15 years ago I could have written that headline with ‘sterile insight’ alluding to the lack of life or excitement in market research. The days of dull data tables, death by PowerPoint or focus groups with as much life as the local morgue! (I’m not sure it was that bad really – I’m just trying to paint a picture!)

But today that certainly isn’t the case. I don’t think research agencies have ever been so cool. With high tech tools and techniques that tap into the true hidden depths of human behaviour to the use of video and visualisation techniques that turn research debriefs into major motion pictures complete with dry ice and disco lights.

So what do I mean by ‘sterile insight’ today?

I mean it’s become a bit too polished. A bit too perfect. Research output can sometimes feel like the output of a glossy country life magazine. Depicting homes that have never actually been lived in. That are simply there to paint an aspiration, a dream rather than something you can actually live with. That beautiful cream carpet and matching sofas that in reality are going to be a magnet for muddy pets and baby vomit.

Ironically, I think this is happening because many research agencies have upped their game. Advanced analytics and ‘big data’ (piloted by data ‘scientists’) are allowing us to interrogate knowledge like never before and present it in ever more compelling ways. Funky interactive dashboards and infographics. But more often than not the outputs are theoretical and aggregated. They have to be because that data they are dealing with is so messy.

But It’s not just limited to big data. The increased ability of researchers to truly understand their clients needs often means research is crystallised beautifully into clear recommendations – swanky videos or thought pieces that present answers or suggested direction rather than forcing the client to roll their sleeves up and actually put a bit of brain power into understanding what’s been observed and understand why it’s important.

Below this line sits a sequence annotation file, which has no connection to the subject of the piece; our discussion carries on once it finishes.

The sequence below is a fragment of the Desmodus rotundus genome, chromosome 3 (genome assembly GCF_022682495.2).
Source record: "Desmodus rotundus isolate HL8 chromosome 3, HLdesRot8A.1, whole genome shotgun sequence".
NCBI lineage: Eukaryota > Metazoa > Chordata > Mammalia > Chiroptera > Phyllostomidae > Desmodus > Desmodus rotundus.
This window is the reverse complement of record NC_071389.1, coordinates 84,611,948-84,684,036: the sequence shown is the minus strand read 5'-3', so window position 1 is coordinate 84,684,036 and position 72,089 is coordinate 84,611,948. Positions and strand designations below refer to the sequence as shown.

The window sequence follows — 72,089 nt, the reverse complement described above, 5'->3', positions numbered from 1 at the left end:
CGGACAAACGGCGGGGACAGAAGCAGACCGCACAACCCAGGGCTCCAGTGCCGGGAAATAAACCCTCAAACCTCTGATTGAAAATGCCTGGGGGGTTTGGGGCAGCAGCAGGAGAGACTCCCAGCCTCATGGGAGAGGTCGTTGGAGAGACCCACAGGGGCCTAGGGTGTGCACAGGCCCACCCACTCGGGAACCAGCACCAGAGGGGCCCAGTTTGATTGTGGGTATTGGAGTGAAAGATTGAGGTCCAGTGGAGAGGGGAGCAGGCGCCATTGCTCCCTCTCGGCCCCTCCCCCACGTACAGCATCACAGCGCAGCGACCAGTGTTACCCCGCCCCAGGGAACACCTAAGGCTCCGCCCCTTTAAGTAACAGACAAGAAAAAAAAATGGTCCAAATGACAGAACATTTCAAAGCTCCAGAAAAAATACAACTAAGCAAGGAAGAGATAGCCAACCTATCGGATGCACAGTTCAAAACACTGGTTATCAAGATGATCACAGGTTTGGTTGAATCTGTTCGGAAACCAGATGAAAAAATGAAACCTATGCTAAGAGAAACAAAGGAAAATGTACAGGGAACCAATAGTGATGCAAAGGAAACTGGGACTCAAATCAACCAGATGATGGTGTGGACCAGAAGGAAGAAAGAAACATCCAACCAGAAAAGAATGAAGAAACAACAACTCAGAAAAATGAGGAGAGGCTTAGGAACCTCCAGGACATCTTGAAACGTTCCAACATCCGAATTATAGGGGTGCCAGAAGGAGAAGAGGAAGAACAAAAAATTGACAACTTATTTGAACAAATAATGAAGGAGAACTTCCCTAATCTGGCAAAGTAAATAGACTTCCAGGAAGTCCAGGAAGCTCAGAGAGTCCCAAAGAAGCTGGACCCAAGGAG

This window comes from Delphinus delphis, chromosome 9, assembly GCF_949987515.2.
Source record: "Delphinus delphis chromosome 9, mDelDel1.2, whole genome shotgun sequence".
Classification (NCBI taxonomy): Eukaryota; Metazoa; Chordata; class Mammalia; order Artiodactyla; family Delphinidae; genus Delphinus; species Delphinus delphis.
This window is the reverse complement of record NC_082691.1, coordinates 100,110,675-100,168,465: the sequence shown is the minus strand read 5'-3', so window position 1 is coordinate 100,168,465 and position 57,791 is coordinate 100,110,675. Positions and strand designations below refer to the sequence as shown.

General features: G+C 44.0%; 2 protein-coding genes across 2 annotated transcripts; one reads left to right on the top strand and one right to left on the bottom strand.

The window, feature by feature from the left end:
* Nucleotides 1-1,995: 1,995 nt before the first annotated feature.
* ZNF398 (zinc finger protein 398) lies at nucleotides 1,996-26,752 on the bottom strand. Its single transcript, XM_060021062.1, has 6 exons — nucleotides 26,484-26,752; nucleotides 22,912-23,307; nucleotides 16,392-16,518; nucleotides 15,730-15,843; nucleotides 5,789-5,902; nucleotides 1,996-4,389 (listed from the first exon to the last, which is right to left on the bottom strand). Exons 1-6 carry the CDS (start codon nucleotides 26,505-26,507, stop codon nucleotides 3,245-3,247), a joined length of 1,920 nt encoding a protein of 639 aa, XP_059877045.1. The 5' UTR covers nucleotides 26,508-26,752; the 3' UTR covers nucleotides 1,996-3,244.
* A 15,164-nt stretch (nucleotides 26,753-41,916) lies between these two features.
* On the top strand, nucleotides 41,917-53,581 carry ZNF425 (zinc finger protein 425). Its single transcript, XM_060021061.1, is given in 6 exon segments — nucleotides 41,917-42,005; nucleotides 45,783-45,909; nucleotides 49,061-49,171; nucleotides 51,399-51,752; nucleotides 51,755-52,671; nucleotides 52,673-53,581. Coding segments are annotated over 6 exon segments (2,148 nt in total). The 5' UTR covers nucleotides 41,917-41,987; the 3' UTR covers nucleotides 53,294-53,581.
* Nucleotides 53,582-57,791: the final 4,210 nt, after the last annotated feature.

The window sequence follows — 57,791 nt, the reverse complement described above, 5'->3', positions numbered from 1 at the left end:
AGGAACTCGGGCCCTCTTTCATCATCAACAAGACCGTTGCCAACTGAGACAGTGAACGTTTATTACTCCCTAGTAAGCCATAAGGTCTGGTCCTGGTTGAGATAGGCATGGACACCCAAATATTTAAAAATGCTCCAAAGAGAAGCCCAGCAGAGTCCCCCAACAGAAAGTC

Commonality and ‘averageness’ can be clean but just not real

I touched on segmentation in one of my previous posts and that’s a great example of my point. The very point of segmentation is to find commonality – to paint a picture of a group of similar customer prospects. There can be two problems in this. Firstly the group depicted never really exists. They are a group of individuals that may be more similar to one another than another segment but they are certainly not all THE SAME. Segmentation output often doesn’t acknowledge that reality.

Secondly, the picture we paint of any segment in our research output can be too sterile. Too perfect. It’s often illustrated by the ‘best’ respondents we spoke to when we were capturing video ethnography. Not the dodgy consumer that was still a valid member of the segment but whose face/ home didn’t fit the narrative quite as well.

Yes – the things that connect those groups can be important strategic pillars for your business direction. But you can’t lose sight of the reality of those consumers or customers existence as individuals. Recognise that they are humans, not just members of a segment. It’s important to understand the contradictions or inconsistencies in their lives as much as the common denominators that unite them. Great innovation often lies in these strange areas. Mediocrity sits in the highly visible unifying stuff.

So what should we do differently?

Firstly I’d say embrace imperfection. Dont moan at your research agency when a recruit seems a bit ‘off spec’ in a focus group. More often than not they aren’t. Just because they’re not behaving in the way you expect them to doesn’t mean they are wrong. Embrace those differences and understand what drives them. Similarly, look for outliers in quant. Look to the edges, that is often where the interesting stuff is.

Secondly (and yes you guessed it there had to be a Mingle link at some point) roll your sleeves up and take some responsibility for getting out there amongst your customers and consumers yourselves. It will enrich the other knowledge sources you have. It will give you the experiences to challenge yourselves and your research partners when conclusions and business direction may be at risk of getting a little ‘sterile’. There’s excitement and innovation to be found in things that aren’t quite perfect. More raw and more real.

Thirdly – you might just enjoy it. A desk is a dangerous place from which to view the world.

Get out and MINGLE.

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